Reflection (Or, The First and Second Person)

So today my daughter and I were discussing the Black Power Revolution in Trinidad in 1970. After a preliminary discussion, she was supposed to do some follow-up research, read what she had found, and try to make sense of it before calling me back to talk a little more. Then lunch. Then, perhaps, some general stuff about the history of the Caribbean. Videos, most likely. When she missed our appointment, I called her back. Then I called her mother. She hadn’t heard from her for a while, either. She was fine, as it turned out. She forgot to put the phone to charge, forgot to call me back. Exactly.

Panic.

Maybe she didn’t want to have to recite, from notes and memory, the details of a history she only just this past hour became exposed to in greater depth. Who knows? She has a mind of her own.

Cutesie Hooded
Cutesie Hooded

I, on the other hand, felt myself collapse beneath a pile of terrors, crawling out from under it to answer the phone and hear her ask if I was mad at her.

Me: Mad? No, baby. Not mad.

Not mad, only now nursing a splitting headache from the maelstrom of unmentionable things that saw my reason drain from me, as though I’d seen a ghost or been expecting one. Not mad, baby, only a little nauseated by the helplessness that flight or teleportation alone could resolve. Not mad, baby.

Me: Just worried. I feel better now that I know you’re okay.

Her: Okay, Daddy.

Click.

Now it’s 2004.
I am a first year grad student. I worry that my parental instinct would somehow be hampered–that I’ll be too caught up in doing what I thought I need to do that I’ll numb myself against the “other things”–the “everyday life” things that (I was warned) should not be allowed to get in the way. I listen but don’t take the warning to heart. I still worry that she, my daughter, might suffer from the focus and functional disregard of a student-father in pursuit of a degree that would license his abstractions about this or that at her expense.

I worry that I’ll be forced to make some Abrahamic sacrifice to achieve what it is I desire–admission, acceptance, an audience that would validate what I had long thought and scribbled in notebooks but only secretly shared.

When I get home from classes and teaching, they are there. Awake. Exhausted. One in tears, the other only just beyond it. My worries, I realize, have been misplaced. Her cries reorient me.

She has a fever. Her little body is all broken out in hives–“heats,” we call it–and she’d been crying nonstop for a while now.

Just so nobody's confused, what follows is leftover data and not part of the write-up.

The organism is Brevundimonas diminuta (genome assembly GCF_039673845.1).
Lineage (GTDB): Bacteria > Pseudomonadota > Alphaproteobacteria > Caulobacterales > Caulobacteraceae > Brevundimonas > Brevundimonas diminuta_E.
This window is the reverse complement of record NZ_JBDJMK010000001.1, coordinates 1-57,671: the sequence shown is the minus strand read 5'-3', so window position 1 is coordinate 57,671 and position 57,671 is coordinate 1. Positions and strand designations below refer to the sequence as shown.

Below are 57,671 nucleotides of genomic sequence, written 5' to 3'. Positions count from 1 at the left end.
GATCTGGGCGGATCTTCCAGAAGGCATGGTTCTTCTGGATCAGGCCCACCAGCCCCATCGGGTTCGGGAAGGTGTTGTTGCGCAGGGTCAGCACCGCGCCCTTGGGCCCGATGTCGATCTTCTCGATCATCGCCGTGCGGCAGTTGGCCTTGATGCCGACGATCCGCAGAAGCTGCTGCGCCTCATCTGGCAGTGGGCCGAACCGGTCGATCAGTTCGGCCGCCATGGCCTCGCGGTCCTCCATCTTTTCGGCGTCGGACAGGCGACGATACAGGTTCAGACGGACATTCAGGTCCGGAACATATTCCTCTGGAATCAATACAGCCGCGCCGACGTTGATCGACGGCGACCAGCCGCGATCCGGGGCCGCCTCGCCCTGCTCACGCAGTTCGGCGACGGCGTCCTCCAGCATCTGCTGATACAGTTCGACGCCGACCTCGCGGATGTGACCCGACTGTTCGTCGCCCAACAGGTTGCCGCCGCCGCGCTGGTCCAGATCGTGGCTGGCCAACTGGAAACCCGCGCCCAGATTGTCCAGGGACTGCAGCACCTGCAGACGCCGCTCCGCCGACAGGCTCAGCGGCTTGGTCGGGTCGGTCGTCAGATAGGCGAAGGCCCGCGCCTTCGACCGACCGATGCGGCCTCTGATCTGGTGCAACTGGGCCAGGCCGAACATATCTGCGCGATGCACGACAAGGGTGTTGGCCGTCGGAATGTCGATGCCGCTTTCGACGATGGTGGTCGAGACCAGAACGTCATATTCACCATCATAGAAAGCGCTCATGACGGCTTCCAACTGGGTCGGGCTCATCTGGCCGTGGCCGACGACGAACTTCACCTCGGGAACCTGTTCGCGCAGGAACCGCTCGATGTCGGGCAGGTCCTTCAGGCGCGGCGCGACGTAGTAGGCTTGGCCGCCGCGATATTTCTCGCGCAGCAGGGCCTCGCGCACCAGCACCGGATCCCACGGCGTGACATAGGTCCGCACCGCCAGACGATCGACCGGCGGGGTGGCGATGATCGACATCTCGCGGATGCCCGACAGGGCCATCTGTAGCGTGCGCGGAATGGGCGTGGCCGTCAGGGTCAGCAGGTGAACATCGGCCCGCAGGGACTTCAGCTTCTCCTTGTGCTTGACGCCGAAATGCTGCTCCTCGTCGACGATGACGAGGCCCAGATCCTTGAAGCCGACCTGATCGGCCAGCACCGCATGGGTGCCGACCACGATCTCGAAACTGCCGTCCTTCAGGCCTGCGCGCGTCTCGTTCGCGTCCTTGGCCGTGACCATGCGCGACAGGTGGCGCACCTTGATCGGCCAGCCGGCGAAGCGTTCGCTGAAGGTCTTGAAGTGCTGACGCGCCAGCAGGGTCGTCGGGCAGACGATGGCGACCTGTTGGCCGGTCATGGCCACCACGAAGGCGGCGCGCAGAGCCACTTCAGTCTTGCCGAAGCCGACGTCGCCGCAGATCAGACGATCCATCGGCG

Her mother and I are both quite new at this, feeling our way through the days and nights, feedings, changings, drifting gradually from the texts we devoured in expectation of her. We still don’t know what to expect by that point, but the time for study had come and gone, and the reality of our lives has taken a new form beyond the schedule.

New weight.
New urgency.
Fingers.
Toes.
Mouth.

A call had already gone out to our obstetrician, a new doctor whose facility with his patients is more than admirable. He handles panic, ours and others’, with a cool self-assuredness. This was no emergency, and he saw no reason to admit her (that would come later, with our discovery of a peanut allergy).

Just a little fever this time.

But parenting magnifies the vision–it bends as it magnifies. Fear and newness exaggerate. A little fever can seem to blaze into an inferno.

And when there’s a fire, there’s no time for worry or thinking, or getting mad. (It’s only in retrospect that I realize the way I hold her resembles the motion I make if I were getting in position to “think” about something, about some one of the abstractions I chase like a mangrove crab or a flag woman. That same arc is the one I imagine I’d make when, racked with grief, I would hold my belly and my head and bawl if anything happens to her.)

When there’s just no time, and I understand that ambivalence is nothing more than a luxury that has no bearing when a little fever rages and rages in her little body, the answer is simple, really. I hold her.

My Daughter and Me, 2004.
My Daughter and Me, 2004.

I hold her. Her skin to mine. Halfway between reflection and sorrow, confusion and fear, I find the whatever it takes–strength, perhaps–to hold her. I stand there with her, my child. My child. She and I both helpless amid the flames. I rock her through the tears (I still do, even over the phone, when she needs a hand to navigate a sadness or a passing guilt). I sing to her. Sade. I let her warm my heart.

I love her to sleep.

And, with her in my arms, worry passes into calm, fear into peace, and (as her exhausted mother takes a picture of our bond) I hope like hell my baby’s okay.

It’s 2013 again.
She’s called a few times now, checking on me, to see if I’m okay.

Me: I am, baby. You alright?

Her: Yeah, I’m good.

Me: Cool.

Her: Okay, bye.

Click. Lesson learned. The revolution can wait.

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